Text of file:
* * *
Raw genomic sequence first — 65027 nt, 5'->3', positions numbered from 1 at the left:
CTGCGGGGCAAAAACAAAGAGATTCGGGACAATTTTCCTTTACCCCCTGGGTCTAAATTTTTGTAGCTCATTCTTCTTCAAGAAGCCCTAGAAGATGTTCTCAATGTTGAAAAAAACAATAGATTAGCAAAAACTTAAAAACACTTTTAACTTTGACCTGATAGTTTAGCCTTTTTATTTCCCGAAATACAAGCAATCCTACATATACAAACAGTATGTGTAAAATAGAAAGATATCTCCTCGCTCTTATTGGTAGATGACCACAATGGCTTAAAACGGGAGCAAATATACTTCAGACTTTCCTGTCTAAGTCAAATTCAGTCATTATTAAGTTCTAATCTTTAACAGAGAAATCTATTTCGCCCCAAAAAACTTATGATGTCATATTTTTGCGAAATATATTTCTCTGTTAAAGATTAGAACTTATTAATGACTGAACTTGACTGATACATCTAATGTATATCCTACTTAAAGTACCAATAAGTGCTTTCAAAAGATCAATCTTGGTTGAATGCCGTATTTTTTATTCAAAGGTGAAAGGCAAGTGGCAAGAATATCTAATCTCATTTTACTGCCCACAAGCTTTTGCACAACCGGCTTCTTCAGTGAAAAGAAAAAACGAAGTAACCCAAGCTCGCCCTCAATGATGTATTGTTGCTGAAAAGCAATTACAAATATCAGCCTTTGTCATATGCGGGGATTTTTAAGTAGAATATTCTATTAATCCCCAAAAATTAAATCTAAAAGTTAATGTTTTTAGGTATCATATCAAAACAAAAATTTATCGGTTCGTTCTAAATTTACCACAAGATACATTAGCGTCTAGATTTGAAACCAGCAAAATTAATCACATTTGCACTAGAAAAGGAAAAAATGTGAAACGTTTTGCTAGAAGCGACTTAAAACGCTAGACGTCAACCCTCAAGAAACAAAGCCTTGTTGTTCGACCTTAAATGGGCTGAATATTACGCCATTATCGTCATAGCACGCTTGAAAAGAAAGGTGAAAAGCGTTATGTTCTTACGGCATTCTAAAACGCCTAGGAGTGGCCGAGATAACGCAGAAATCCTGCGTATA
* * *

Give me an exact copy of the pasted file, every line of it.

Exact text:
Raw genomic sequence first — 65027 nt, 5'->3', positions numbered from 1 at the left:
CTGCGGGGCAAAAACAAAGAGATTCGGGACAATTTTCCTTTACCCCCTGGGTCTAAATTTTTGTAGCTCATTCTTCTTCAAGAAGCCCTAGAAGATGTTCTCAATGTTGAAAAAAACAATAGATTAGCAAAAACTTAAAAACACTTTTAACTTTGACCTGATAGTTTAGCCTTTTTATTTCCCGAAATACAAGCAATCCTACATATACAAACAGTATGTGTAAAATAGAAAGATATCTCCTCGCTCTTATTGGTAGATGACCACAATGGCTTAAAACGGGAGCAAATATACTTCAGACTTTCCTGTCTAAGTCAAATTCAGTCATTATTAAGTTCTAATCTTTAACAGAGAAATCTATTTCGCCCCAAAAAACTTATGATGTCATATTTTTGCGAAATATATTTCTCTGTTAAAGATTAGAACTTATTAATGACTGAACTTGACTGATACATCTAATGTATATCCTACTTAAAGTACCAATAAGTGCTTTCAAAAGATCAATCTTGGTTGAATGCCGTATTTTTTATTCAAAGGTGAAAGGCAAGTGGCAAGAATATCTAATCTCATTTTACTGCCCACAAGCTTTTGCACAACCGGCTTCTTCAGTGAAAAGAAAAAACGAAGTAACCCAAGCTCGCCCTCAATGATGTATTGTTGCTGAAAAGCAATTACAAATATCAGCCTTTGTCATATGCGGGGATTTTTAAGTAGAATATTCTATTAATCCCCAAAAATTAAATCTAAAAGTTAATGTTTTTAGGTATCATATCAAAACAAAAATTTATCGGTTCGTTCTAAATTTACCACAAGATACATTAGCGTCTAGATTTGAAACCAGCAAAATTAATCACATTTGCACTAGAAAAGGAAAAAATGTGAAACGTTTTGCTAGAAGCGACTTAAAACGCTAGACGTCAACCCTCAAGAAACAAAGCCTTGTTGTTCGACCTTAAATGGGCTGAATATTACGCCATTATCGTCATAGCACGCTTGAAAAGAAAGGTGAAAAGCGTTATGTTCTTACGGCATTCTAAAACGCCTAGGAGTGGCCGAGATAACGCAGAAATCCTGCGTATA